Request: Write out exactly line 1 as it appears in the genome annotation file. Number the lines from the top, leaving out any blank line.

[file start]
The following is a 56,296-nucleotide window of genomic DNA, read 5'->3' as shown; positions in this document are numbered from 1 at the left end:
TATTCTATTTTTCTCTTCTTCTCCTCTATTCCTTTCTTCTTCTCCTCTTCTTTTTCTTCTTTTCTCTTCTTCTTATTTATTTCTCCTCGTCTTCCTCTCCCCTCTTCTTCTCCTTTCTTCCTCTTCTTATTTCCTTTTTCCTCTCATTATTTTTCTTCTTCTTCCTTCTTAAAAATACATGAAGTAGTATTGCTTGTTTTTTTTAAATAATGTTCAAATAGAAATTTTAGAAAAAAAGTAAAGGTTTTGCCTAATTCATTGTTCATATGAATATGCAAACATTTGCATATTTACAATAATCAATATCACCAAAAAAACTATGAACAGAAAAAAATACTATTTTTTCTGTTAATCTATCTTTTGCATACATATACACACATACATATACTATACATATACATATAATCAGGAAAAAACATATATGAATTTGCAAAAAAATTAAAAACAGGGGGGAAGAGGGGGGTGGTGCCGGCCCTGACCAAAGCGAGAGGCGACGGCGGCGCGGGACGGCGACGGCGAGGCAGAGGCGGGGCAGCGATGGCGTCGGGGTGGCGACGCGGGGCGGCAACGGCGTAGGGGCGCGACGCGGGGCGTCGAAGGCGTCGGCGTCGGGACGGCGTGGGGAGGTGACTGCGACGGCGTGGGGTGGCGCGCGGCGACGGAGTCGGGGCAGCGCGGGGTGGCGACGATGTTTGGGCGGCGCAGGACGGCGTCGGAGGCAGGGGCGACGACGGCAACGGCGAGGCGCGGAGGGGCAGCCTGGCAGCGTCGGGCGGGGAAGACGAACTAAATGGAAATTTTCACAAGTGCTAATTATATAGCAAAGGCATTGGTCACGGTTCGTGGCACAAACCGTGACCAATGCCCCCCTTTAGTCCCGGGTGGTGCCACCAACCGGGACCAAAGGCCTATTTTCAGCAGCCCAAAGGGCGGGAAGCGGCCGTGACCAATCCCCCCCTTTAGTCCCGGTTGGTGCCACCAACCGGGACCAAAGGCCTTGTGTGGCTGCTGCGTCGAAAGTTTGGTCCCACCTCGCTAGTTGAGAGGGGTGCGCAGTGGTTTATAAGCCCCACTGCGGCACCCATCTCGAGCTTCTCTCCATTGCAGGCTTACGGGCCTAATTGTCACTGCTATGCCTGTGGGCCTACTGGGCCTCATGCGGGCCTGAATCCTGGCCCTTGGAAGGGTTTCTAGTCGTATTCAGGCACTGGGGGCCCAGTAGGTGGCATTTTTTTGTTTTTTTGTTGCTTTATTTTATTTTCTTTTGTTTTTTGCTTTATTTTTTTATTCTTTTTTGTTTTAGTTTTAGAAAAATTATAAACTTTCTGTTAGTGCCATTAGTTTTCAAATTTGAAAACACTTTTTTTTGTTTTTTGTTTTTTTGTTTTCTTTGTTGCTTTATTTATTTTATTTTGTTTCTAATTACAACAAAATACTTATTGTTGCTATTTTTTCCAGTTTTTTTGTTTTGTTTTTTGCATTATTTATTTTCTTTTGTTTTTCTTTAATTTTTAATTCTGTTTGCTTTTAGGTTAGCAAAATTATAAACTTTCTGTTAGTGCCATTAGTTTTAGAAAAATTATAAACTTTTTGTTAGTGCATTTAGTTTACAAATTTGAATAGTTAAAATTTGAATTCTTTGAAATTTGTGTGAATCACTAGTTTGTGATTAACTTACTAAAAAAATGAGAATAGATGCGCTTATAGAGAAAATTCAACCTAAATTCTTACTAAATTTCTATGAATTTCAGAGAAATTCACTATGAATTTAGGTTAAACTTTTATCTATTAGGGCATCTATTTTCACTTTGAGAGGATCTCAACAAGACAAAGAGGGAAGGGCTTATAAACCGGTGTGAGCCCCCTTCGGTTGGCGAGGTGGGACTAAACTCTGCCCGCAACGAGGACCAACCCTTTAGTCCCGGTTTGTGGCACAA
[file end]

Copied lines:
The following is a 56,296-nucleotide window of genomic DNA, read 5'->3' as shown; positions in this document are numbered from 1 at the left end: